Guide to mushrooms
HFG senior nutritionist Rose Carr looks at the variety of mushrooms on offer.
Mushrooms have been grown commercially in New Zealand since the 1930s. Farmed mushrooms are now available to us year-round and they are the fourth most popular vegetable in New Zealand after potatoes, tomatoes and lettuce.
Mushrooms are a source of the B vitamins riboflavin, B6 and niacin, as well as the antioxidant mineral selenium and dietary fibre. Mushrooms also contain an antioxidant called ergothioneine which is produced exclusively in mushrooms and some bacteria.
Research from the US has found mushrooms can interfere with processes involved in atherosclerosis and cardio-vascular disease. Common white or portobello mushrooms are just as beneficial for heart health as their more exotic cousins.
- When buying mushrooms look for good colour and fresh upright gills. Avoid bruised or damaged mushrooms.
- Mushrooms can be eaten either raw or cooked.
- You do not need to peel mushrooms before eating them.
- Don’t discard mushroom stalks. They are full of goodness and flavour. Just chop off the tip if it looks tired.
- Wipe mushrooms with a paper towel to remove any growing medium sticking to them. Farmed mushrooms don’t need to be washed although they can be rinsed if necessary.
- After harvesting, mushrooms continue to grow so they need to be kept cool and allowed to breathe to last longer. Store mushrooms in the fridge, preferably in a paper bag to absorb moisture. Mushrooms will sweat in a plastic bag.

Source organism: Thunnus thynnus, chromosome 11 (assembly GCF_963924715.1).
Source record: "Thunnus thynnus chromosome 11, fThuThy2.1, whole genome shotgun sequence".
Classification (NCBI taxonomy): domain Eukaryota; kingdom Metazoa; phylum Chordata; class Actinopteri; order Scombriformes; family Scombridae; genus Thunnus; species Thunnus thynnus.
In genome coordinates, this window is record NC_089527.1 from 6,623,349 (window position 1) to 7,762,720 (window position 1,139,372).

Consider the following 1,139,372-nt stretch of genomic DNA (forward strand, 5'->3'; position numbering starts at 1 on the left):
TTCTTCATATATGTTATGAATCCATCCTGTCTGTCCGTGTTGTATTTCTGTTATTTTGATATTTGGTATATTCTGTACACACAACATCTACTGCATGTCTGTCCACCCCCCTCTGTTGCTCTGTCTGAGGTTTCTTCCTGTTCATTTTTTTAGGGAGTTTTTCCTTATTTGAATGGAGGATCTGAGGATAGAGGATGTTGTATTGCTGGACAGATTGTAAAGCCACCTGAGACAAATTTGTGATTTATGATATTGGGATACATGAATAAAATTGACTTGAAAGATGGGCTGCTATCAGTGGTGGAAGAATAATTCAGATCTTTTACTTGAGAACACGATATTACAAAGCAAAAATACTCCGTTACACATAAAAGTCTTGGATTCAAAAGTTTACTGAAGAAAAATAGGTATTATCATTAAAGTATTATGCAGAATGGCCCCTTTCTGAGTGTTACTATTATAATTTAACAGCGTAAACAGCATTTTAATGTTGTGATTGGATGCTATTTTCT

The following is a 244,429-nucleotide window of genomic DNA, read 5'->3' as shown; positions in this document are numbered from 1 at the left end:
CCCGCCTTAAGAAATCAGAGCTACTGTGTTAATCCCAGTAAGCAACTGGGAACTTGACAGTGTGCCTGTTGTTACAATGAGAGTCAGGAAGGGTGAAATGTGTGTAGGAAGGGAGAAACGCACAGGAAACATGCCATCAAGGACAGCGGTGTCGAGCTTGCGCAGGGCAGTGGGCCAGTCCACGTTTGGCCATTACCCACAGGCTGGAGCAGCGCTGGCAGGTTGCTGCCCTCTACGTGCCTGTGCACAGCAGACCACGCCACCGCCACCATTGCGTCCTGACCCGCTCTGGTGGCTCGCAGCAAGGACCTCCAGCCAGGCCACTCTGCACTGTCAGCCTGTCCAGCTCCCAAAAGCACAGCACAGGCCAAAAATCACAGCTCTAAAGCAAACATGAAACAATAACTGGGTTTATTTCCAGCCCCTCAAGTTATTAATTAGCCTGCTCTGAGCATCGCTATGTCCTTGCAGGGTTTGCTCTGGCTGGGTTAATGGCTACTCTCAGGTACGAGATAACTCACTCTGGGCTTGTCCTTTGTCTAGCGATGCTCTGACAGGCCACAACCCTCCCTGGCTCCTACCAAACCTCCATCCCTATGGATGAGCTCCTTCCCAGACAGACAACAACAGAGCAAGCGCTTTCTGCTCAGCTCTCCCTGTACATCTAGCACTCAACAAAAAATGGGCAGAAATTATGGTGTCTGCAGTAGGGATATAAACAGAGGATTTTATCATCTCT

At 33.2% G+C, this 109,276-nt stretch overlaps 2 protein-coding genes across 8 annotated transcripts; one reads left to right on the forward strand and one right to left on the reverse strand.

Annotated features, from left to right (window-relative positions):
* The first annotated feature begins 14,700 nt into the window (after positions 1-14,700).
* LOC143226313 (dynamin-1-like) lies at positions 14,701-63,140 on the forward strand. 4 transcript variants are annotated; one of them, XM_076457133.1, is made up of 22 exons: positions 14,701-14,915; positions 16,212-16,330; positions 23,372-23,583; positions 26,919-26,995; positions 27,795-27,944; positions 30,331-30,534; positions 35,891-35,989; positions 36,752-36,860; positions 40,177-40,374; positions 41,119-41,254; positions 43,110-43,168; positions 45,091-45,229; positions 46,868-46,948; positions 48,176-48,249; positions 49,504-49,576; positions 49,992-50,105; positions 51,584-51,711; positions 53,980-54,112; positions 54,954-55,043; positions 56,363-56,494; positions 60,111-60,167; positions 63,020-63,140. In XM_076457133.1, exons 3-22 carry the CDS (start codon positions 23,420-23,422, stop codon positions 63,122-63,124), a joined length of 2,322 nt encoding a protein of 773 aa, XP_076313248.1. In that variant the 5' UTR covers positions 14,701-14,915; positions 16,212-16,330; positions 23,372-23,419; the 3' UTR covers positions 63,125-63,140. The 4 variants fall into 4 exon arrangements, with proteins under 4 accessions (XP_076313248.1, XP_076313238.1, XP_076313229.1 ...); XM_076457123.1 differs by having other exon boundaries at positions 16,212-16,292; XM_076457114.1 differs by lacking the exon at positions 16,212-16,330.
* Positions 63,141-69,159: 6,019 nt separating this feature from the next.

- Mushrooms bruise easily so handle them with care.
- Soak dried mushrooms in warm water for 20-30 minutes until soft before using.
Cooking with mushrooms
- Mushrooms are great for vegetarian dishes where you are after a ‘meaty’ flavour and texture. Add mushrooms to pasta sauces, lasagne and soups.
- Mushroom paté is a delicious, healthy dip. Sauté portobello mushrooms in a little oil with garlic, salt, pepper and tarragon. Whiz in a blender with extra-light cream cheese spread until smooth.
- Make mushroom stock for soups and sauces by soaking dried mushrooms (shiitake or porcini) in hot water for half an hour or more. Use the liquid as you would chicken or vegetable stock.
The immature white mushroom is also known as a button mushroom. It has a delicate flavour which intensifies when cooked.
The mature white mushroom has fully exposed brown gills and a dense meaty texture and robust flavour.
Also known as gourmet, crimini or a brown button mushroom, this variety looks just like a white button but with a light brown skin and white stem. This is an immature portobello mushroom.
Also known as brown flat or a field mushroom, the mature portobello has a meaty texture and deep rich flavour.
New Zealand has a small specialty-mushroom industry and varieties such as oyster, shiitake and enokitake (golden needle) mushrooms are grown. Shiitake, porcini and wood ear fungus are also found dried in supermarkets and Asian markets.
Truffles – pricey fungi
The truffle is a fungus which grows on and around the roots of certain types of trees such as Hazelnut, English Oak, and Holly Oak. New Zealand has over 100 truffle plantations (truffières). Périgord black truffles are the most popular and just a tiny sliver added to food provides their distinctive earthy flavour. Truffles command eye-watering prices — about $3700 per kilo.